Miss Peregrine's Home for Peculiar Children: Film Review
Cast: Asa Butterfield, Terence Stamp, Eva Green, Samuel L Jackson, Chris O'Dowd, Ella Purnell
Director: Tim Burton
It should in theory work, as it has all the kooky elements of a Tim Burton caper – unusual kids, an unusual setting and some spooky bad guys.
But Miss Peregrine’s Home for Peculiar Children is mired in a lengthy set-up that takes forever to tie all its ends together and even get started, crippling it for the first hour.
For those unfamiliar with American author Ransom Riggs’ number 1 best selling novel and its Harry Potter-esque trappings, it’s the story of Jake (Enders’ Game Asa Butterfield who brings a degree of intensity even if his character is saddled with exposition) who heads to Wales after the grotesque death of his grandfather Abe (Terence Stamp).
Jake was close with his Grandpa, who used to regale him with night-time stories of the oddball children who’d live at a school under the watch of Eva Green’s Miss Peregrine. Believing the stories to be true, Jake stumbles into their world in Wales and marvels at the peculiarity of it all.
But what initially appears to be dream-like soon turns into a nightmare with something stalking the children and their charge to carry out a terrifying scheme…
Miss Peregrine’s Home for Peculiar Children mixes the macabre and the Burton vibe with a degree of visual aplomb as the allegory for Jewish persecution and child alienation is brought to the fore.
There’s eccentricity all over the place but thanks to a disjointed flow and some middling acting from some of the younger charges under Burton’s watch, the piece never quite achieves the levels of quirkiness it’s aspiring to.
Samuel L Jackson gives good scenery-chewing as the ultimate bad guy menacing the kids, Eva Green is barely there as the slightly plummy, stuffily British toothy pipe-smoking schoolmarm (Scary Poppins, anyone?) and Butterfield manages the awkward emotions of Jack quite well and is fine, but nothing more; it never fully gels in the way it should on the human front, thanks to a convoluted plot and a muddled attempt to get there.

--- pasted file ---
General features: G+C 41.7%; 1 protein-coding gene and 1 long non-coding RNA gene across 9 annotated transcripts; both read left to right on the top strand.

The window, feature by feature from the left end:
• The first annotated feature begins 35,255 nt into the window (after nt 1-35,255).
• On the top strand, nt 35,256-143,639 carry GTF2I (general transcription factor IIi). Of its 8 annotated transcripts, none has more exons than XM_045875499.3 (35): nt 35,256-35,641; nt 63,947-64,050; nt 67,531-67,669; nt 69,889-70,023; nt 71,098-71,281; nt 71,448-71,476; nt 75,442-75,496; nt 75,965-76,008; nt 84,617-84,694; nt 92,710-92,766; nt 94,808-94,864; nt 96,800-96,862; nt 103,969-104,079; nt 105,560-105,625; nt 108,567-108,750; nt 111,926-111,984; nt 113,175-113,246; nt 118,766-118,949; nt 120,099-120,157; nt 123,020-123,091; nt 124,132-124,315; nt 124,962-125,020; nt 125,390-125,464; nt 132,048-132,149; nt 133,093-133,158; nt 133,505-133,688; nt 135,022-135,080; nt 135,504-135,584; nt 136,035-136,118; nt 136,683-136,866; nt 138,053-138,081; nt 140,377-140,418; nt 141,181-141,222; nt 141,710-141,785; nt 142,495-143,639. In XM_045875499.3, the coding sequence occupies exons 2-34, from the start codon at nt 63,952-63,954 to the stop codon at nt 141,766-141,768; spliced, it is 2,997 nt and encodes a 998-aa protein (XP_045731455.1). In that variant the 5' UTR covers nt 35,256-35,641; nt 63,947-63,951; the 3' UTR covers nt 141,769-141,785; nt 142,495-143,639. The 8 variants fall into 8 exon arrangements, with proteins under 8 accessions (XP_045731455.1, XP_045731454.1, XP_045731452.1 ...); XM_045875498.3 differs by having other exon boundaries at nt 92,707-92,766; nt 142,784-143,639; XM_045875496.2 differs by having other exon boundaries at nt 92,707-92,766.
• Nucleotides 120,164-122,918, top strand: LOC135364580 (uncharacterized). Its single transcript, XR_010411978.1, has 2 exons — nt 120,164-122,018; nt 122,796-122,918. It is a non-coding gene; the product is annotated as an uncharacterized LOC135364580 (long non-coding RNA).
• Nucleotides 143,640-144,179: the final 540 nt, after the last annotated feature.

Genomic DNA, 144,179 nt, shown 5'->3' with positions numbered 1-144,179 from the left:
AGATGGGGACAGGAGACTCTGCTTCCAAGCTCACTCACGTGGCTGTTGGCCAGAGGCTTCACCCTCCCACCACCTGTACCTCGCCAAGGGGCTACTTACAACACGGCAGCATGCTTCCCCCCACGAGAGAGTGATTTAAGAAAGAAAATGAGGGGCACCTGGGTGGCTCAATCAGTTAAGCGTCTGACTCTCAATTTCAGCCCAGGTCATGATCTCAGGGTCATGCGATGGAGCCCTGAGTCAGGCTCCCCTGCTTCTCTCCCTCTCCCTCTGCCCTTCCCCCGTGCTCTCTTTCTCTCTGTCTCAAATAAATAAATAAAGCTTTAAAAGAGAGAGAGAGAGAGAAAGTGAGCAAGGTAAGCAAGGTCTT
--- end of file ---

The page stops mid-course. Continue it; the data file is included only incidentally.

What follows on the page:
Even Burton’s touches on this feel muted, almost as if a darker approach proved a little too out there for the audience it was aiming for.
It’s a shame the Beetlejuice vibe is played down as the Gothic gallows humour that appears in places is a welcome touch, and the more comic touches add to an air of oddity that's crying out to be set free, but which withers under such underwritten side characters.
Nowhere is this more evident than a brilliant showdown on Blackpool’s pier (of all places) with animated skeletons taking on stretched Slender-men style shadow creatures. It’s inventive, meshed with touches of both Burton and Harryhausen as the bony bodies bounce manically around. (A similar stop-motion scene with two doll puppets, a la Toy Story spider-babies, fighting to do the death is equally as welcome.)
It’s certainly dark, and the more nightmarish touches may explain why Burton had to reign it in for a more Addams Family vibe (but without the jokes) and an ongoing gag about why Florida is so horrific to so many.
The darker touches work well too – the inherent sadness of the war, the displacement of children, mental health problems and parents summarily dismissal of their child's illness, the impressive visuals as the Nazi bombs drop towards the house, the persecution of Jews by human monsters, they all lurk below the surface, but never fully bubble upto the top, almost as if there are fears the audience wouldn’t engage.
Ostensibly lashed with timey-wimey sensibilities and more confusing moments, Miss Peregrine’s Home for Peculiar Children is a fascinating could have been movie from Burton; the offbeat touches meshing with the more gruesome edges to form a queasy cinematic experience that frustrates rather than thrills. It could have done with more of its danse macabre ethos, and a little more ooky rather than just kooky to ensure this children's home is one you'd want to check into again.